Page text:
So what else does the Wii U offer? To start, the Wii U system and Wii U games are backwards compatible with plenty of existing Wii accessories such as the Wii Remote Plus, the Nunchuck attachment, and the Wii Balance Board. You can also play all of your existing Wii games on Wii U. The Wii U GamePad even has a sensor bar built in to the controller so you can use the GamePad’s screen to play your old Wii games if you so desire. The Wii U GamePad will not stream games or movies to the controller’s screen unless the Wii U system is on. This is a controller, not a portable system. The range of the Wii U GamePad for streaming should be long enough to reach any point in the average household. The Wii U also has:

  • A built in camera and microphone on the Wii U GamePad for video chat and voice chat
  • Netflix, Hulu Plus, Amazon Instant Video, and YouTube available from day one
  • A built in web browser
  • An online store for buying new games, from cheaper download only titles to full fledged games that can be bought at a retail store
  • An online social network called Miiverse which will start on Wii U, but will also be accessible on Nintendo 3DS, smartphones, and PCs starting in 2013

So after learning many of these facts and getting my hands on the Wii U, I have to say that I still feel the same way I have since last trying out the Wii U in January. Nintendo once again has proven that the power of a console does not matter. The gameplay experience is the most important factor of all. The Wii U GamePad is not a revolution, but more so an evolution of the game controller.  The GamePad is clearly a step above standard controllers, possibly making the Wii U GamePad the best game controller ever created.  Not only does it have all of the buttons one would want on a controller, but it also has a touch screen, accurate motion controls, NFC capabilities for scanning cards, toys, and more to enhance your game, a camera and microphone, and the TV button which makes your GamePad turn into a TV remote for your TV.  Every other controller out there can only do two of these things at most.  Not only that, but as I said, the Wii U GamePad felt incredibly comfortable in my hands, so much so I did not notice its weight while playing with it, even while holding it with only one hand.  It also just feels really good in the hands.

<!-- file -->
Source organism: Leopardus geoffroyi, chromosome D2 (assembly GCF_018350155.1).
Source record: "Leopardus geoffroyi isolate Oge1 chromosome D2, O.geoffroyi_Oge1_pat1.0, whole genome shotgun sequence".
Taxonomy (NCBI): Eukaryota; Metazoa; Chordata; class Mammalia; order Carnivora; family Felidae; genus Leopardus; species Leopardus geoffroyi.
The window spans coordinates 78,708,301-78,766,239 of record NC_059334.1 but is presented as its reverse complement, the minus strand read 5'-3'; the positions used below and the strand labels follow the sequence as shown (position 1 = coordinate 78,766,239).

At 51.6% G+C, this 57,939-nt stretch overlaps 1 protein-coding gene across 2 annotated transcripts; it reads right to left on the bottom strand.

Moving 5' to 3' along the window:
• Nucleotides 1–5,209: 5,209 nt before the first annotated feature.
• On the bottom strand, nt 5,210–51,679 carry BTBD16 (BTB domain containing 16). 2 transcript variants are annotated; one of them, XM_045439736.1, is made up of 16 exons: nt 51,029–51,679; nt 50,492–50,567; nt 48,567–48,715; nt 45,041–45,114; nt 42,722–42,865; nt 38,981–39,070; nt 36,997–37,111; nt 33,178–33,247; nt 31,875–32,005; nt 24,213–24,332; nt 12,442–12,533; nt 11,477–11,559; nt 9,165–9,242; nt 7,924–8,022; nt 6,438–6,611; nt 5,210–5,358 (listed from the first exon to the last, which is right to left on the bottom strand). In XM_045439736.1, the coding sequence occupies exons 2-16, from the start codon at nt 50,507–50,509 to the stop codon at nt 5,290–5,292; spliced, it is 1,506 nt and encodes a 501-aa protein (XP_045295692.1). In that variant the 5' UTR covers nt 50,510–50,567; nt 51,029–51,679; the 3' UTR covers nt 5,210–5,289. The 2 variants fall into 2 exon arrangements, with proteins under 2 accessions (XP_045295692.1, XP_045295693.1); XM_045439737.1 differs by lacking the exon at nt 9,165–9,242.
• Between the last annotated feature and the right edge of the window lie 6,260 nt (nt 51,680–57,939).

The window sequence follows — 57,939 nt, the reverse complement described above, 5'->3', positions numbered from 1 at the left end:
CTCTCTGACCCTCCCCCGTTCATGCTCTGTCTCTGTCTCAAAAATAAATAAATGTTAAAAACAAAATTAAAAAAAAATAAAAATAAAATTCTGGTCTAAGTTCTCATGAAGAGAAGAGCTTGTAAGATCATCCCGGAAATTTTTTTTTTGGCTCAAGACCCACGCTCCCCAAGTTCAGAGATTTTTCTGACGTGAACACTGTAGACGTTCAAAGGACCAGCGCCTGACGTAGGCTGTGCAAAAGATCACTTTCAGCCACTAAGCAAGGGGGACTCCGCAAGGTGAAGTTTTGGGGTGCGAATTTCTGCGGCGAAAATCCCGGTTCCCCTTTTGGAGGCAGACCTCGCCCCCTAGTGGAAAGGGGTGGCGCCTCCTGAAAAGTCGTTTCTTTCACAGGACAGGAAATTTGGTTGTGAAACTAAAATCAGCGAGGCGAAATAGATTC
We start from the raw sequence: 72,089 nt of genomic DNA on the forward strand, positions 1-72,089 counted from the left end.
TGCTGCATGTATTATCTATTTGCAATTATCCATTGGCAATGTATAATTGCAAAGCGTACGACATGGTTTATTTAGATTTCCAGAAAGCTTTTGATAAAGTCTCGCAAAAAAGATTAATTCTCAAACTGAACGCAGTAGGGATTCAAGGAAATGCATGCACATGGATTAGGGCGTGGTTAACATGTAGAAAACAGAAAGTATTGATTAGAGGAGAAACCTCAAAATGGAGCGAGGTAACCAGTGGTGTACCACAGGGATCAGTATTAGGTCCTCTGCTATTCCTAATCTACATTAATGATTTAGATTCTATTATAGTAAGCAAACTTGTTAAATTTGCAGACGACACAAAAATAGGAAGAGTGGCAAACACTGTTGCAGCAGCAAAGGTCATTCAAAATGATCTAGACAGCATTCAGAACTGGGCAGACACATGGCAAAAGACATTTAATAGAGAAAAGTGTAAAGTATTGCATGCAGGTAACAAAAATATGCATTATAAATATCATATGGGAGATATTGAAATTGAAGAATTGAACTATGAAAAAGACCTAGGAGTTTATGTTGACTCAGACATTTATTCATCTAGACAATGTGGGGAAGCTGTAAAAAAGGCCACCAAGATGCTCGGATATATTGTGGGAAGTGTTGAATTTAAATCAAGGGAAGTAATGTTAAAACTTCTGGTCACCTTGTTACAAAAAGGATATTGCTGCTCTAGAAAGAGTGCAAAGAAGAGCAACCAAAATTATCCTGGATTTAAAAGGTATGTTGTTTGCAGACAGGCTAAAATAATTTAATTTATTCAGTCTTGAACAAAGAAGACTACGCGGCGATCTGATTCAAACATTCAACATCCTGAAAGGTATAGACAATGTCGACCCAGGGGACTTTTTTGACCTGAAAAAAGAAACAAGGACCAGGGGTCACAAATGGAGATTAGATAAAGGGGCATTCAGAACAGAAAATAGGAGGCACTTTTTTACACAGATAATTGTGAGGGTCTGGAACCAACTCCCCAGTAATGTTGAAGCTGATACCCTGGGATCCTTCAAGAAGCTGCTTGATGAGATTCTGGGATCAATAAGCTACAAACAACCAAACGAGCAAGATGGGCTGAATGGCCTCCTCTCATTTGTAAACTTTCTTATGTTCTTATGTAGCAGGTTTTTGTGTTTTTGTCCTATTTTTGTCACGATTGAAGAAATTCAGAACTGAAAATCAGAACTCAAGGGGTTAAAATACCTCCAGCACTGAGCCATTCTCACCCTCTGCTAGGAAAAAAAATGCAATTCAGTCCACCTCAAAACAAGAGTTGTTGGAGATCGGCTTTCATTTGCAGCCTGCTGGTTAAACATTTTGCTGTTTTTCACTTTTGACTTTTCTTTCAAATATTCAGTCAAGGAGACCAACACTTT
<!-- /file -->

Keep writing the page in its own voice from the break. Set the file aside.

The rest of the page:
You might not fully understand everything I was talking about, but there is a clear reason why.  You cannot really understand how much of a game changer the Wii U is until you wrap your hands around the GamePad and give it a whirl.  If I had never tried out the Wii U, I would have no idea how this can potentially change the way games are played.  With Wii U, games will provide more immersion while being more accessible than ever before.  With the possibility of asymmetric gameplay, the Wii U GamePad will offer new experiences that could not be done before without buying extra accessories.  The Wii U will also appeal to people who love their Wii and want this new system with more processing power and HD games.  And for these people, the Wii U will have one of the best launch lineups in video game history.  During the first two or three months of the Wii U’s life, players will get NintendoLand, New Super Mario Bros. U, Wii Fit U, Pikmin 3, and more from Nintendo.  Titles from third party companies such as ZombiU, Rayman Legends, and Assassin’s Creed III from Ubisoft, Batman: Arkham City Armored Edition and Scribblenauts Unlimited from WB Games, Mass Effect 3 from EA Games, and more will make a big splash on Wii U with enhanced controls for the GamePad.  There is a lot to look forward to.

I don’t think as many people will buy the Wii U as the Wii, but I have high hopes that the Wii U can introduce or reintroduce people to the great entertainment medium that is video games.  The Wii U is a game changer and it is absolutely impossible to understand its potential without getting your hands on it.  While Sony and Microsoft prepare their next generation consoles to release within the next two or three years, the Wii U will gain a very strong games library that will grow over six to seven years at minimum.  Developers will no doubt keep supporting Wii U as the next generation consoles release.  I encourage all of you to at least give the Wii U a try before doubting it.  It really is something unique and incredible.  Nintendo has yet to announce a release date or price, but the system will be out before the Holiday season at a fair price.  Keep checking back for more news on Wii U as it arrives.

Also check out what I thought of the Wii U games I played while at the event:


About the author

Adam Shear

Contributing Writer. @AdamShear. When he's not spending his hours working in the TV industry, he's spending his time playing video games and thinking about them.